I have looked at hundreds of startup financial projections over my career--and pretty much every one I have ever seen has this so-called "hockey stick" revenue growth. This makes sense if you are addressing a market with potentially explosive growth. However, there needs to be some rationale as to the timing of the aggressive ramp.

When I listen to these investor presentations, I am waiting for the explanation of why the revenue curve accelerates at a particular point, and I am typically disappointed that there is not any real reason. Most presenters have no underlying reasoning for why the revenue automatically hockey sticks at that particular time. They might as well put on the slide: "The Miracle Happens Here."

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The Concept of Virality in Revenue Growth

As a startup CEO, you do need to be able to explain why you think your revenue will accelerate at a particular time based on underlying factors in the market and your business. If you don't do this, it will be one of the biggest mistakes that you can make with prospective investors and it will undermine your credibility with them. That said, you must forecast rapid revenue growth at some point to garner interest from Angel investors and venture capitalists.

Exponential growth is when adoption takes on a life of its own, like something going viral on the internet, but it is important to explain why this phenomenon is going to happen in your revenue forecast. What is important about these concepts from a revenue acceleration standpoint is that your solution is understood and valued on a widespread basis.

A good indication that you've reached this status is that people, or more importantly, a significant percentage of customers in your target market, have "heard" about your solution and already have a basic understanding of what it does when someone else mentions it.

There are many solid explanations why you expect your revenue to grow rapidly at an accelerated rate at a given time. A number of key reasons are:

Landing the industry leader as a customer: In a business-to-business company, gaining adoption by a large customer that is ramping your product rapidly can drive significant growth, and just as importantly, the adoption by the industry leader may lead other key customers to adopt your solution as well.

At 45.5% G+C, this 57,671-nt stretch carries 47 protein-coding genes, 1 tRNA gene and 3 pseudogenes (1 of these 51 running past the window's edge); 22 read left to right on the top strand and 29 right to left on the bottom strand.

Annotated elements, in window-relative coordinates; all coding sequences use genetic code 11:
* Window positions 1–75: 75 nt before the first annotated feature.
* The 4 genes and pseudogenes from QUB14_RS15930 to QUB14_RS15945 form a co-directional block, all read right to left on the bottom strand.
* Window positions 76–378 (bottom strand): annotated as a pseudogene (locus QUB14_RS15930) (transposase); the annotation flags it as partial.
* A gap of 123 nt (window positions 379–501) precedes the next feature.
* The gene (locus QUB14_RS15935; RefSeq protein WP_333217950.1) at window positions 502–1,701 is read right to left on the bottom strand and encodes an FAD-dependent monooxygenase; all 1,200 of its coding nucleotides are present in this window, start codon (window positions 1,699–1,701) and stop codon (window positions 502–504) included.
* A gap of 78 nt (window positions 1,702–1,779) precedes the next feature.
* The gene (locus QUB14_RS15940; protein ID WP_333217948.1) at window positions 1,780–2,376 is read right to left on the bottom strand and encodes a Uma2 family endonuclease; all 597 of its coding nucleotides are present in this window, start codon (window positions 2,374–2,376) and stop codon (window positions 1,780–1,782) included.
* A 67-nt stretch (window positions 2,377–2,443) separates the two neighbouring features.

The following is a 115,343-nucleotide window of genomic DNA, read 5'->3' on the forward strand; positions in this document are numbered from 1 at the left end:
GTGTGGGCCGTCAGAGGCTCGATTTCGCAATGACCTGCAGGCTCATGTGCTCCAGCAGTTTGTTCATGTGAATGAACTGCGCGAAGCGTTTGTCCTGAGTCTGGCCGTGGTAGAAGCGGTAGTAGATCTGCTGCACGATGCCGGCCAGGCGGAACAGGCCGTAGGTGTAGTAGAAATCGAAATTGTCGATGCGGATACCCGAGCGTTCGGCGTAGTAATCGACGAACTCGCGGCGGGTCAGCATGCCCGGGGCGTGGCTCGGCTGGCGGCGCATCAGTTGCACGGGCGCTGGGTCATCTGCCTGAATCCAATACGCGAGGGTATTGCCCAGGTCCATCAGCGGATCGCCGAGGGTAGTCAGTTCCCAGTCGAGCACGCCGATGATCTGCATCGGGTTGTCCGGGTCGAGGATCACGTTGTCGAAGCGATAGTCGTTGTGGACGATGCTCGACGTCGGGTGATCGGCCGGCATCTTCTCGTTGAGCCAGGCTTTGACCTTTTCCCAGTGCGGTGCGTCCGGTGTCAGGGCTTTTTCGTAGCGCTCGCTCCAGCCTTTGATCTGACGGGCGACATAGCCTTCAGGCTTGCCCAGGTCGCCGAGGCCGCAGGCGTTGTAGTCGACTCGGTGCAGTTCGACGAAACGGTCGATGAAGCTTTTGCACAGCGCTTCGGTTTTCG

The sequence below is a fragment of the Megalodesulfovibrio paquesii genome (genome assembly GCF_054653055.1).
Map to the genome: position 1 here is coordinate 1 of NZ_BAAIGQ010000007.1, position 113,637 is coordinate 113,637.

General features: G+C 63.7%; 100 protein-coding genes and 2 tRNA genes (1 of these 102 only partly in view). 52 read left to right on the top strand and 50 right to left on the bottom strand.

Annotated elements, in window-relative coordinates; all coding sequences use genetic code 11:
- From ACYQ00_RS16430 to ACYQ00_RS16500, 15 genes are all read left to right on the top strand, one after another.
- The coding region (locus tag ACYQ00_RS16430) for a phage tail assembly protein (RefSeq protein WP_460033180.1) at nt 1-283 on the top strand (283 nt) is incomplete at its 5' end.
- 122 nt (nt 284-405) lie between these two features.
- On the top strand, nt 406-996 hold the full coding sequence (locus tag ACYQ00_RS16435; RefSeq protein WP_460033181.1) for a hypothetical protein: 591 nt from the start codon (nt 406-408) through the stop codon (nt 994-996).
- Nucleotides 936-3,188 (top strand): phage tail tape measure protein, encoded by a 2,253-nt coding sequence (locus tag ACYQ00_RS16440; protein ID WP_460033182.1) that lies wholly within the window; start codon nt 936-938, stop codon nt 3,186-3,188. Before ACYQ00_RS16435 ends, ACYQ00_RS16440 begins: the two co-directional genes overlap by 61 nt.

Proof of concept at scale: An early adopter customer goes into production with your product or service and it validates the value proposition of your solution. You use that data in case studies and testimonials, and incorporate that into your promotional materials. You get rapid acceptance of your solution by additional customers that provide even more validation.

Expert or thought leader endorsement: Similar to adoption by an early adopter customer, the public endorsement by an industry expert or thought leader provides validation of your solution to their audience. If the expert's audience overlaps with your target customer base, this validation can pave the way for accelerated revenue.

Reaching a critical cost or price point: In this case, customers are using your solution in a limited way, then it reaches a sufficient volume or achieves learning economies to "break through" to a lower cost, which enables a lower price and opens up a set of much higher-volume applications.

Government body approval: In this case, government approval is required for either widespread use or even for your solution to be used at all. Examples here are a drug that gets FDA approval, or a communications technology that gets FCC approval.

Finding a new high volume usage model: In 1989, at the drug company Pfizer, scientists Peter Dunn and Albert Wood created a drug called sildenafil citrate that they believed would be useful in treating high blood pressure and angina, a chest pain associated with coronary heart disease. This drug later became Viagra, which is used to treat erectile dysfunction, apparently a very high volume market opportunity.

This is not an exhaustive list, but you get the idea.

State Your Assumptions and Be Prepared to Explain and Defend Them

In any situation where you show acceleration in your revenue forecast, for it to be taken seriously by investors you need to clearly state your assumptions. Keep in mind that it is not uncommon to grow in "spurts." You may get a burst in revenue then plateau before getting your next burst.

There can also be "lumpiness" in revenue growth. This can frequently be attributed to seasonality in your end market. Regardless of what you show in your revenue forecast, you need to be able to state your assumptions and be prepared to explain and defend them.